Downstairs, his relatives sit in quiet shock and murmur to each other how they’ve never seen him act like this. Dad runs up the stairs to contain his son. Calmly, his dad holds him in a bear hug from behind, waiting for the rage to subside.

As the dopamine in his brain and the adrenaline in his body begin to ebb, his rage loses its focus. Now, the pent-up energy takes on a disorganized, amorphous form. Aiden feels like he can’t think straight or get himself together. While he spaces out, his dad helps him put his pajamas on and they go back downstairs.

Stress hormones remain high, however, making it difficult for him to relax or think clearly. He seems a little confused, actually. His relatives look at him with a mixture of concern and love, but they also wonder why his parents let him “get away with” this kind of behavior. His mother intuitively knows that direct eye contact will overstimulate him again, so she approaches him slowly from the side, and rubs his back gently.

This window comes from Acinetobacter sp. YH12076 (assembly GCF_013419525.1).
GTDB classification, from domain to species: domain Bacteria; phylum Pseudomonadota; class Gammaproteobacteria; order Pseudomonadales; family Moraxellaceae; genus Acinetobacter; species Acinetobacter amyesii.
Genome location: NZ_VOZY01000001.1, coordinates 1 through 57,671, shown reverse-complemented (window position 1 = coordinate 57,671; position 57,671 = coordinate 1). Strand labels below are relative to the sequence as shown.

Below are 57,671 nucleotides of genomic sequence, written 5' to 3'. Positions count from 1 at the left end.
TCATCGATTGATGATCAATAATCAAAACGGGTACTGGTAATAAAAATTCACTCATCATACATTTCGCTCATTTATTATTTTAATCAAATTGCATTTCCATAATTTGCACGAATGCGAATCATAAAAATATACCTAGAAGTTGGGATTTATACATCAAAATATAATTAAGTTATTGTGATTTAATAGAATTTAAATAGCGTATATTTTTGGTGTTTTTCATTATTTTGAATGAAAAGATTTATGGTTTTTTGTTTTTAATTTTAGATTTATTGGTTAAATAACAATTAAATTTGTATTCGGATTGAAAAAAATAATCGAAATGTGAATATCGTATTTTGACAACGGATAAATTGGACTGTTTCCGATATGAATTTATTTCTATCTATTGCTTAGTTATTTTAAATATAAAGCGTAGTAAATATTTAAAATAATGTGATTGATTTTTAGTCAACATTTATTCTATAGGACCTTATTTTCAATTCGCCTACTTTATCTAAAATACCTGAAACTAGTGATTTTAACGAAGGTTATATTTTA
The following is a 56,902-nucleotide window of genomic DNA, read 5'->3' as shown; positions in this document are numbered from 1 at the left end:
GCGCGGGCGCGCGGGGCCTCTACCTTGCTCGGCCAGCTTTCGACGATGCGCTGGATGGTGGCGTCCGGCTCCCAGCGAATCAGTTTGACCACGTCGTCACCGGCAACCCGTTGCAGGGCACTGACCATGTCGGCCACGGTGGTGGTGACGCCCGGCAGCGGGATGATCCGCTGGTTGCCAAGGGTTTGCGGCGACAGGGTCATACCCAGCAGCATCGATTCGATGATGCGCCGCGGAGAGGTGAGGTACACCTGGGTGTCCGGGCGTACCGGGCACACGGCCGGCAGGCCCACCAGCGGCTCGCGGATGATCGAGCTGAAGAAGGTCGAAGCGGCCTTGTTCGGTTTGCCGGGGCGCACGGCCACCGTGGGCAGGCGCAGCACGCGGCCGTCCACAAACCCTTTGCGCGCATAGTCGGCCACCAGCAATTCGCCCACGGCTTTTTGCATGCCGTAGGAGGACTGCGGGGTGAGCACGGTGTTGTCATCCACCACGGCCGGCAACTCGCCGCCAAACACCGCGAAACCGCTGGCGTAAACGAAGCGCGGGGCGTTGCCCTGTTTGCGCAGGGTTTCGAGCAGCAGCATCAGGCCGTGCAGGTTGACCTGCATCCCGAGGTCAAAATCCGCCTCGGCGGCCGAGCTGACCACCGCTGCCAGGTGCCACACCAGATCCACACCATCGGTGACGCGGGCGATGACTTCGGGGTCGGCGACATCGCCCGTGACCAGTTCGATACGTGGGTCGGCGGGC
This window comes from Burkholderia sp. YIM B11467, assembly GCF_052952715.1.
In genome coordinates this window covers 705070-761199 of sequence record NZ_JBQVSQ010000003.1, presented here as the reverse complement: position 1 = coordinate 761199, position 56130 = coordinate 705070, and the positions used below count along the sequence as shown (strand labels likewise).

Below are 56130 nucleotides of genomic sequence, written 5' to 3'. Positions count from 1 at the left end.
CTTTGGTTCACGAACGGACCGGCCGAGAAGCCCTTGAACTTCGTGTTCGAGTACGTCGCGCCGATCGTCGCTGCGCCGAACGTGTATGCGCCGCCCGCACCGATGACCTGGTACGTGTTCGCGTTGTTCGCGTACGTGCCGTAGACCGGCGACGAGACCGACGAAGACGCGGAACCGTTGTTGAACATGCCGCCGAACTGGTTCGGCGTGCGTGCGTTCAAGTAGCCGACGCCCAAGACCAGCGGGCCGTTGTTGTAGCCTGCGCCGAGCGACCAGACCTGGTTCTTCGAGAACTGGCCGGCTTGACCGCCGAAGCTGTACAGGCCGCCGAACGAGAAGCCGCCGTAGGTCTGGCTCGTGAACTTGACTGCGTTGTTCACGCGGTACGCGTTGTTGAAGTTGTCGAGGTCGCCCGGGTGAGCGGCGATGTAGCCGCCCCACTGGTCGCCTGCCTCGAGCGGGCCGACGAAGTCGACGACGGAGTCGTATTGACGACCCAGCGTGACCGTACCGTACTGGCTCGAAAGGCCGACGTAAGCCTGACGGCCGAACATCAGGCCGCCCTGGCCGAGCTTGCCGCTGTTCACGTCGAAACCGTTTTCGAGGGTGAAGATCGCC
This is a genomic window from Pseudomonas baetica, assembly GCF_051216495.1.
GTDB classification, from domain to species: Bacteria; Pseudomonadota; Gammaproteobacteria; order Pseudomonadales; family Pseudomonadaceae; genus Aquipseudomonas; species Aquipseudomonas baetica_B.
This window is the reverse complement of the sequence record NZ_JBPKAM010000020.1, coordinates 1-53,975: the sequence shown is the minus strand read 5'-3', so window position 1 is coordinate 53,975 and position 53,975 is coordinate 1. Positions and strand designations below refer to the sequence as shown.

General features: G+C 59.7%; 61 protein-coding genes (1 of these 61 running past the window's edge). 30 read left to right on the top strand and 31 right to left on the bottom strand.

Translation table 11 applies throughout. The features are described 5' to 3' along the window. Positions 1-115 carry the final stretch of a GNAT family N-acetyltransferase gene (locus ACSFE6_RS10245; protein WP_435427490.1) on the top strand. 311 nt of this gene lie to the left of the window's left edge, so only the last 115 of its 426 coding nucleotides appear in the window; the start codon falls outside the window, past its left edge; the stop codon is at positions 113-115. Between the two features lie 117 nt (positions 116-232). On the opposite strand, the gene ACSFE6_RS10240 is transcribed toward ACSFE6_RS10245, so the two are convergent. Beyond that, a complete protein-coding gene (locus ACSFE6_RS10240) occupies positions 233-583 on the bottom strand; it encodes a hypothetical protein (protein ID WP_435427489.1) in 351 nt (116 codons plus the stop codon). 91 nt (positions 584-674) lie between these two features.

When his favorite aunt looks him in the face sympathetically, he immediately distrusts her intentions. Eye-to-eye interaction is interpreted by his primitive-mode brain as a challenge, and he starts getting revved up again. His mother intervenes and takes him up to his room. She lowers the light, settles him into bed, and starts to read him a soothing story. His nervous system attempts to regulate itself back to normal, but it seems to still be held hostage by his hyped-up emotions.

That night, after he does finally fall to sleep, Aiden awakens repeatedly with panic attacks — his heart races and blood pounds in his ears. He’s scared of the dark and worried that his angry outburst has upset and alienated his parents. His mother, meanwhile, confiscates the DS and decides to take it with her to work on Monday. (She really wants to throw it in the trash, but it was expensive!)